Congenital diaphragmatic hernia
The symptoms can range from asymptomatic to life-threatening severe pulmonary hypoplasia, depending on the size, location, and time at which the herniation occurred during fetal development. The herniated abdominal content may include the liver, stomach, spleen, and bowel. The physical presence of abdominal organs in the chest cavity impairs the normal lung development in the fetus and can result in variable degrees of pulmonary hypoplasia. Pulmonary hypertension results from abnormal pulmonary vascular development. Gastrointestinal (GI) contents in the chest can result in severe refractory gastroesophageal reflux disease (GERD) and intestinal obstruction and GI distress. The infant may present with a scaphoid abdomen resulting from the absence of the herniated GI tract in the abdomen.
CDH is often classified according to the position of its diaphragmatic defect. Bochdalek hernias account for 90% of CDHs and occur on the posterolateral aspect of the diaphragm. Most Bochdalek hernias occur on the right side. Morgagni hernias occur in the front portion of the diaphragm and account for only 2% of all CDHs, with the rest of the hernias occurring in the midsection of the diaphragm.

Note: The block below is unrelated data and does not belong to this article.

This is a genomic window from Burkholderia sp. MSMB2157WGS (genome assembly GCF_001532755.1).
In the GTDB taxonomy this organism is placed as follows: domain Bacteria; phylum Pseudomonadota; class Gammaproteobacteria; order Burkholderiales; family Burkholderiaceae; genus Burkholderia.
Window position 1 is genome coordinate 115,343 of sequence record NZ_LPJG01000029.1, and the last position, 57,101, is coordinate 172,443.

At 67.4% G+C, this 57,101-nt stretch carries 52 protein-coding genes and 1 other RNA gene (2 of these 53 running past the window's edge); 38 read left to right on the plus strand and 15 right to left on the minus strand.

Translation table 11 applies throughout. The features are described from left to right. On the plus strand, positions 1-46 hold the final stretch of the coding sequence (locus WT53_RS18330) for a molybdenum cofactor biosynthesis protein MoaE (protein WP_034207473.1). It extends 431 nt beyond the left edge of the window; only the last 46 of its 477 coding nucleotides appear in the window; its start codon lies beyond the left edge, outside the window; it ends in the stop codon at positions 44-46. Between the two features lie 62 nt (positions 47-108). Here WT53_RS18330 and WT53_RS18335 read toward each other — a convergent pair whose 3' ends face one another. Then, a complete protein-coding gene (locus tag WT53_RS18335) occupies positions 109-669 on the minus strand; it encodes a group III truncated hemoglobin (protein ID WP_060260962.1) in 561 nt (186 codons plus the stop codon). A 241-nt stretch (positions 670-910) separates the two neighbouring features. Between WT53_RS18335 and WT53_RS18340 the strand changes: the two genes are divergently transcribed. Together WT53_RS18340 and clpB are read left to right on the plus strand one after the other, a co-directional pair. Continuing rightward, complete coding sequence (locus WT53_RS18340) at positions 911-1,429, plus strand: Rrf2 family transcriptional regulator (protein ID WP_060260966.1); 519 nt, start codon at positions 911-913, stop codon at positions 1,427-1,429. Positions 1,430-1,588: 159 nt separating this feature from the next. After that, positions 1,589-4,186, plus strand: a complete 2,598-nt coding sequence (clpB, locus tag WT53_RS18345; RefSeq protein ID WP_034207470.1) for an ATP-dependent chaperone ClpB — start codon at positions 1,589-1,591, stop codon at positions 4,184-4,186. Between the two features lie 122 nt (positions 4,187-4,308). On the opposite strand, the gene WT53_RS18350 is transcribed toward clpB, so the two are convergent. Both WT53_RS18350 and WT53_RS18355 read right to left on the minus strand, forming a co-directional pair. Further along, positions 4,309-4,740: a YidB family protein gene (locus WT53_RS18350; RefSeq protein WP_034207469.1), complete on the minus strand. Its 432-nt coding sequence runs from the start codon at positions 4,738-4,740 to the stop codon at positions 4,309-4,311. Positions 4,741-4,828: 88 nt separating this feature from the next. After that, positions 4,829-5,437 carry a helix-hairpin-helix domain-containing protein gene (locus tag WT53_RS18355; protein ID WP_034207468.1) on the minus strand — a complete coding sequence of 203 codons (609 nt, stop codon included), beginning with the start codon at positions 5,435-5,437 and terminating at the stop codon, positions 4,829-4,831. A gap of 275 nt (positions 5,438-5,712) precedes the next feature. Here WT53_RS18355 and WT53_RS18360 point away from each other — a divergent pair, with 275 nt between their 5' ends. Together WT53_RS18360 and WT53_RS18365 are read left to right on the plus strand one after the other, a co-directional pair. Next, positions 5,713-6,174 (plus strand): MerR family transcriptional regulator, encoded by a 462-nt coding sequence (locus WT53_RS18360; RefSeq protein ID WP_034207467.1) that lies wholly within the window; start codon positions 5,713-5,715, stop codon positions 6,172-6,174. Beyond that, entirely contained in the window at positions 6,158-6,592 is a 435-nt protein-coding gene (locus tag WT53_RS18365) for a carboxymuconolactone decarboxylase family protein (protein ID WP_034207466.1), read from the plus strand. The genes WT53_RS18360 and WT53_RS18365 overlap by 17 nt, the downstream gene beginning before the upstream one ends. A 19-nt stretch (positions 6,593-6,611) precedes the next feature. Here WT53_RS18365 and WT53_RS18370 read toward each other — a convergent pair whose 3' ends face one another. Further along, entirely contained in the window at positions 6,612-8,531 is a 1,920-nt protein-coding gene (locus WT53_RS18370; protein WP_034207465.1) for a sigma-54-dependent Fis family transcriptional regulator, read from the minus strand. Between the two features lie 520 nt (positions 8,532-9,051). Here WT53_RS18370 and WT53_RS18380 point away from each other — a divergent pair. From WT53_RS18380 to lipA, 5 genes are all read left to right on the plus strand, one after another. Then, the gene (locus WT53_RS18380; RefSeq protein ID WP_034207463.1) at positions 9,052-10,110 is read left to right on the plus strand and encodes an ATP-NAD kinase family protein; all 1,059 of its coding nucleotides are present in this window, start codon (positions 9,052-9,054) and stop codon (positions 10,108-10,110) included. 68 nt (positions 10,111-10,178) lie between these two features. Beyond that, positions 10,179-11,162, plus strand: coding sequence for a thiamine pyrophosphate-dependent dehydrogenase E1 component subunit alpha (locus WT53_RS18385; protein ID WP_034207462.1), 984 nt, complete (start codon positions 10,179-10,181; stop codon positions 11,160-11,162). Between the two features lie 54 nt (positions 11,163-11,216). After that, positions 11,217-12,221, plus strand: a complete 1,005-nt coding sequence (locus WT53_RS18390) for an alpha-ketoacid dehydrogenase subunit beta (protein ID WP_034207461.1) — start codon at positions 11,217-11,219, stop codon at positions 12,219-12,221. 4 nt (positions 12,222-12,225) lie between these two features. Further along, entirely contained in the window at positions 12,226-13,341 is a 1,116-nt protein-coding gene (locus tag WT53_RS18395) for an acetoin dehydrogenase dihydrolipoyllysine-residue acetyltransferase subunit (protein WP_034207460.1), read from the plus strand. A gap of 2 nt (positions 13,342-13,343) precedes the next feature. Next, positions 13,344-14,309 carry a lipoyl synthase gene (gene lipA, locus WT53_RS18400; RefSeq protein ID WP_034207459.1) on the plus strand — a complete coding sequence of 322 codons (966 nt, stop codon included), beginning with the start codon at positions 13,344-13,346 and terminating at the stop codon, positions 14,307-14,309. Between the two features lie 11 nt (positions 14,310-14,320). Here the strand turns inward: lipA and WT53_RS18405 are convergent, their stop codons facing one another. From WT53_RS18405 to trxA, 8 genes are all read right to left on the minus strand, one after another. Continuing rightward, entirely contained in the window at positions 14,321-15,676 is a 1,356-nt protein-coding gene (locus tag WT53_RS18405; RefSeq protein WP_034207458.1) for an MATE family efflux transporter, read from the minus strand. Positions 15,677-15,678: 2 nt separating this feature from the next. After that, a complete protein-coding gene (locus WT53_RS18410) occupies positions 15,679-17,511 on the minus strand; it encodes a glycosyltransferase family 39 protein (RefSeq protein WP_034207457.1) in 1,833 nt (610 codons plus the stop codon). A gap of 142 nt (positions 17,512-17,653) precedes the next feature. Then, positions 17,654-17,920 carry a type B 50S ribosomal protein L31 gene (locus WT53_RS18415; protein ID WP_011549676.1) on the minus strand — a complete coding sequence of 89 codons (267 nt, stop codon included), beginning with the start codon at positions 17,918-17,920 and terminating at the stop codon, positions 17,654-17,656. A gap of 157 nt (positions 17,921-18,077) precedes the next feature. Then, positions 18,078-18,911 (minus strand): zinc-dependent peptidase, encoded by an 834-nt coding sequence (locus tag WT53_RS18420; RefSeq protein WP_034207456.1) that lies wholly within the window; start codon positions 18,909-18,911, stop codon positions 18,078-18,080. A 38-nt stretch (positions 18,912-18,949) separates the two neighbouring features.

Approximately 15% of CDHs are syndromic, and up to a quarter of the nonsyndromic cases are associated with other major congenital defects, including congenital defects of the heart, brain, genitourinary system, eyes, and central nervous system (CNS).
Q79.0 – Congenital diaphragmatic hernia
17190001 – Congenital diaphragmatic hernia
Differential Diagnosis & Pitfalls
- Diaphragmatic eventration – may be misdiagnosed as a Bochdalek hernia
- Bronchogenic cyst
- Cystic teratoma
- Neurogenic tumor
- Congenital cystic adenomatoid malformation (CCAM)
- Pulmonary sequestration
- Pulmonary agenesis